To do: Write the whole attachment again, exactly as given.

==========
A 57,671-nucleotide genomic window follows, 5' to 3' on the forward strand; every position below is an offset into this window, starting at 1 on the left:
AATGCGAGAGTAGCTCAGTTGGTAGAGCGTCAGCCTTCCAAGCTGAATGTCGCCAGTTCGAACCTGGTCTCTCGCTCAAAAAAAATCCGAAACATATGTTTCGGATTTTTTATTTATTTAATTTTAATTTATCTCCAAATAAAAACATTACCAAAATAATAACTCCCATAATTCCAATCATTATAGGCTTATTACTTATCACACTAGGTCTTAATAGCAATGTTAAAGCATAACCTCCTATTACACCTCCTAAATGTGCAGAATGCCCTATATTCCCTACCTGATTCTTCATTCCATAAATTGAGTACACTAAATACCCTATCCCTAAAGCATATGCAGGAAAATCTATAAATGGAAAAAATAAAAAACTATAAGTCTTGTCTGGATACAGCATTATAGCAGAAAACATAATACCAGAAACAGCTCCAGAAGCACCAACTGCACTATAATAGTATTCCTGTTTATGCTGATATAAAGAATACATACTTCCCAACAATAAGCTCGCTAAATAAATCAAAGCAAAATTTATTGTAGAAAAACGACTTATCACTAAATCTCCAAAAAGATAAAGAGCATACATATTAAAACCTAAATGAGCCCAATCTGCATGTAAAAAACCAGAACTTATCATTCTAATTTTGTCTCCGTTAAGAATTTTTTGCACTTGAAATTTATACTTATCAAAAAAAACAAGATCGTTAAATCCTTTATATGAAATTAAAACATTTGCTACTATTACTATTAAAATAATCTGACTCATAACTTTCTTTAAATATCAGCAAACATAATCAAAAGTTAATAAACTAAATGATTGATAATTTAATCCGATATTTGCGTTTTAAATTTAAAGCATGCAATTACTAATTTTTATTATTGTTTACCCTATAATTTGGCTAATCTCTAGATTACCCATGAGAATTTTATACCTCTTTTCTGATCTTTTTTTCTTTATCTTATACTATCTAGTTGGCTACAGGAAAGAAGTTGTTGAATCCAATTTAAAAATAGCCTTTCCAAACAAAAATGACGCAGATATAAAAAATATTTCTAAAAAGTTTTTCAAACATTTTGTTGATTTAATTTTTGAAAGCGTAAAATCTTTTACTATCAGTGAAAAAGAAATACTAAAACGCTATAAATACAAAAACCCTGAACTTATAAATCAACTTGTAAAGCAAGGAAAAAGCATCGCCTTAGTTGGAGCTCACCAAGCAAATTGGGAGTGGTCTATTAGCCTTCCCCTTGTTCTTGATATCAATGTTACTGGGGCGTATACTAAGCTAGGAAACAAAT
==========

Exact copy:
A 57,671-nucleotide genomic window follows, 5' to 3' on the forward strand; every position below is an offset into this window, starting at 1 on the left:
AATGCGAGAGTAGCTCAGTTGGTAGAGCGTCAGCCTTCCAAGCTGAATGTCGCCAGTTCGAACCTGGTCTCTCGCTCAAAAAAAATCCGAAACATATGTTTCGGATTTTTTATTTATTTAATTTTAATTTATCTCCAAATAAAAACATTACCAAAATAATAACTCCCATAATTCCAATCATTATAGGCTTATTACTTATCACACTAGGTCTTAATAGCAATGTTAAAGCATAACCTCCTATTACACCTCCTAAATGTGCAGAATGCCCTATATTCCCTACCTGATTCTTCATTCCATAAATTGAGTACACTAAATACCCTATCCCTAAAGCATATGCAGGAAAATCTATAAATGGAAAAAATAAAAAACTATAAGTCTTGTCTGGATACAGCATTATAGCAGAAAACATAATACCAGAAACAGCTCCAGAAGCACCAACTGCACTATAATAGTATTCCTGTTTATGCTGATATAAAGAATACATACTTCCCAACAATAAGCTCGCTAAATAAATCAAAGCAAAATTTATTGTAGAAAAACGACTTATCACTAAATCTCCAAAAAGATAAAGAGCATACATATTAAAACCTAAATGAGCCCAATCTGCATGTAAAAAACCAGAACTTATCATTCTAATTTTGTCTCCGTTAAGAATTTTTTGCACTTGAAATTTATACTTATCAAAAAAAACAAGATCGTTAAATCCTTTATATGAAATTAAAACATTTGCTACTATTACTATTAAAATAATCTGACTCATAACTTTCTTTAAATATCAGCAAACATAATCAAAAGTTAATAAACTAAATGATTGATAATTTAATCCGATATTTGCGTTTTAAATTTAAAGCATGCAATTACTAATTTTTATTATTGTTTACCCTATAATTTGGCTAATCTCTAGATTACCCATGAGAATTTTATACCTCTTTTCTGATCTTTTTTTCTTTATCTTATACTATCTAGTTGGCTACAGGAAAGAAGTTGTTGAATCCAATTTAAAAATAGCCTTTCCAAACAAAAATGACGCAGATATAAAAAATATTTCTAAAAAGTTTTTCAAACATTTTGTTGATTTAATTTTTGAAAGCGTAAAATCTTTTACTATCAGTGAAAAAGAAATACTAAAACGCTATAAATACAAAAACCCTGAACTTATAAATCAACTTGTAAAGCAAGGAAAAAGCATCGCCTTAGTTGGAGCTCACCAAGCAAATTGGGAGTGGTCTATTAGCCTTCCCCTTGTTCTTGATATCAATGTTACTGGGGCGTATACTAAGCTAGGAAACAAAT